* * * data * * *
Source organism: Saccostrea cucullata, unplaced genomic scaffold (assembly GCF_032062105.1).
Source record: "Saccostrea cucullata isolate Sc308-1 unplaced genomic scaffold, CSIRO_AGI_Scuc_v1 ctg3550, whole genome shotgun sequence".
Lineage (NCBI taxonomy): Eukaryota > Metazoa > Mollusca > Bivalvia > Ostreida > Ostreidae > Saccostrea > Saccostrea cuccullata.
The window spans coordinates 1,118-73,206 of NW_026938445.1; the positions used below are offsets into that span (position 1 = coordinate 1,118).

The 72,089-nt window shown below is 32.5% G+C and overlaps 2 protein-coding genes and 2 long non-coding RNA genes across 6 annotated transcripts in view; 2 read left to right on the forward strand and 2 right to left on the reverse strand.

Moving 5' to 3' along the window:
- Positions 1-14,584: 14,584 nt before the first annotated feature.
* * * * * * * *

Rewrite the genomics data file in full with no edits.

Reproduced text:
Source organism: Saccostrea cucullata, unplaced genomic scaffold (assembly GCF_032062105.1).
Source record: "Saccostrea cucullata isolate Sc308-1 unplaced genomic scaffold, CSIRO_AGI_Scuc_v1 ctg3550, whole genome shotgun sequence".
Lineage (NCBI taxonomy): Eukaryota > Metazoa > Mollusca > Bivalvia > Ostreida > Ostreidae > Saccostrea > Saccostrea cuccullata.
The window spans coordinates 1,118-73,206 of NW_026938445.1; the positions used below are offsets into that span (position 1 = coordinate 1,118).

The 72,089-nt window shown below is 32.5% G+C and overlaps 2 protein-coding genes and 2 long non-coding RNA genes across 6 annotated transcripts in view; 2 read left to right on the forward strand and 2 right to left on the reverse strand.

Moving 5' to 3' along the window:
- Positions 1-14,584: 14,584 nt before the first annotated feature.